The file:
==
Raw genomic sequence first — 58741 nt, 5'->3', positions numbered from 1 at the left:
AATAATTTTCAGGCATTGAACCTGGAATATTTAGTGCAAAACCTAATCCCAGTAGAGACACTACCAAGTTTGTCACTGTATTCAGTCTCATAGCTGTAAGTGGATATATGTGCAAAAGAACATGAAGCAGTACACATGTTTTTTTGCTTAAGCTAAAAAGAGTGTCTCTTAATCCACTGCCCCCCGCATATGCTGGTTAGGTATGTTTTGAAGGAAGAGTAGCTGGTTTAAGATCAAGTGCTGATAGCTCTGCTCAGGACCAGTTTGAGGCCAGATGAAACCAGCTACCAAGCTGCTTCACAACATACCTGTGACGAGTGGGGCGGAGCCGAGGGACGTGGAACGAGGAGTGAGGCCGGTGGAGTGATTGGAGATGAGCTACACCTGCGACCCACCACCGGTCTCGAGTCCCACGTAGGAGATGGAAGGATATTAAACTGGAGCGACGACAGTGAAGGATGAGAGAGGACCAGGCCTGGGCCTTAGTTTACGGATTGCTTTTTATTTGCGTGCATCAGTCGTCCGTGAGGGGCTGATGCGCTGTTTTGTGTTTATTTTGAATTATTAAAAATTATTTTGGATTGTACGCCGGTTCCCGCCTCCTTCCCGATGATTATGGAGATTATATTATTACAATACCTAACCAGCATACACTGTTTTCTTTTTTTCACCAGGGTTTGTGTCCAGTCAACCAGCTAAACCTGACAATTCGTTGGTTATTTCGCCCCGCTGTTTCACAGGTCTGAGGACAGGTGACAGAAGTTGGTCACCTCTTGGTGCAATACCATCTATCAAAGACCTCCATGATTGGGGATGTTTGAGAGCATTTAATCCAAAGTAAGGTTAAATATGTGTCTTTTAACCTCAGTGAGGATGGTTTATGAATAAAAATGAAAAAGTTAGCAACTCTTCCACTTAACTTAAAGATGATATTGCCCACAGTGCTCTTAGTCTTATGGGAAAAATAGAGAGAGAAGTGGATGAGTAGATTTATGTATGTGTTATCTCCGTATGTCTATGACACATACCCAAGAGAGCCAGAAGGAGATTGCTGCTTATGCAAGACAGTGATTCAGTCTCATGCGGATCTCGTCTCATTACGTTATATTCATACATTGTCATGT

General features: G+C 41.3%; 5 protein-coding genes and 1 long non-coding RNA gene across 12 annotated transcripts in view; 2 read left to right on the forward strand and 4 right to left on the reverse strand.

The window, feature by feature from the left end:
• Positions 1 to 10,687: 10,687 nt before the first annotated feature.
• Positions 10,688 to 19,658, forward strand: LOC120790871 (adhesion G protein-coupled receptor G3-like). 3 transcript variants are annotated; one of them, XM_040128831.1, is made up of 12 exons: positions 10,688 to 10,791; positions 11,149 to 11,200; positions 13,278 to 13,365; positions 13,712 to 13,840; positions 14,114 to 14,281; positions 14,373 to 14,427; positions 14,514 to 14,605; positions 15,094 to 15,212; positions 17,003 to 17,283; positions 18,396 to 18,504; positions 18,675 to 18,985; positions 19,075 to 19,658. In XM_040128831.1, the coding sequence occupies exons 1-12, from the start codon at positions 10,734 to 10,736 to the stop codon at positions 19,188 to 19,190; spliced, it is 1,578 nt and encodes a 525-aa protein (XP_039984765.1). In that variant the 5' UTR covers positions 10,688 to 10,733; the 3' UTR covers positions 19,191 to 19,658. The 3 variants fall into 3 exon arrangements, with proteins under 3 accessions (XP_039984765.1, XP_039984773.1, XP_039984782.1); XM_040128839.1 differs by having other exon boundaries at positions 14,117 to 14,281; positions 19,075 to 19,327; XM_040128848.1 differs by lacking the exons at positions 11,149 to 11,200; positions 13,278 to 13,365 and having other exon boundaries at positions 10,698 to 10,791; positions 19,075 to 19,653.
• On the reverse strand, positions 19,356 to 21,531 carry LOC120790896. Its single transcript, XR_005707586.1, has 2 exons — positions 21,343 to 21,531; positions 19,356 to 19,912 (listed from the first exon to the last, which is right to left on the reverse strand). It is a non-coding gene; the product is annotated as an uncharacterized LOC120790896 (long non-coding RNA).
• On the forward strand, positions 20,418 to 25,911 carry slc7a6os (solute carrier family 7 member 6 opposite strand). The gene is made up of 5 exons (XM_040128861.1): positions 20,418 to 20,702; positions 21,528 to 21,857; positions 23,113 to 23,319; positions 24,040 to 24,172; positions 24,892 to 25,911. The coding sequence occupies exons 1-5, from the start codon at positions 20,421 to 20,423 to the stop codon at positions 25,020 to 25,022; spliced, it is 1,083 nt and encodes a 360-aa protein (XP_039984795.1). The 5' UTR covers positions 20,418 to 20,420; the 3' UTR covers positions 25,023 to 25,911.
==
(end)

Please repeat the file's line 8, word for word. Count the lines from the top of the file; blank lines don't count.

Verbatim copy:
• On the forward strand, positions 20,418 to 25,911 carry slc7a6os (solute carrier family 7 member 6 opposite strand). The gene is made up of 5 exons (XM_040128861.1): positions 20,418 to 20,702; positions 21,528 to 21,857; positions 23,113 to 23,319; positions 24,040 to 24,172; positions 24,892 to 25,911. The coding sequence occupies exons 1-5, from the start codon at positions 20,421 to 20,423 to the stop codon at positions 25,020 to 25,022; spliced, it is 1,083 nt and encodes a 360-aa protein (XP_039984795.1). The 5' UTR covers positions 20,418 to 20,420; the 3' UTR covers positions 25,023 to 25,911.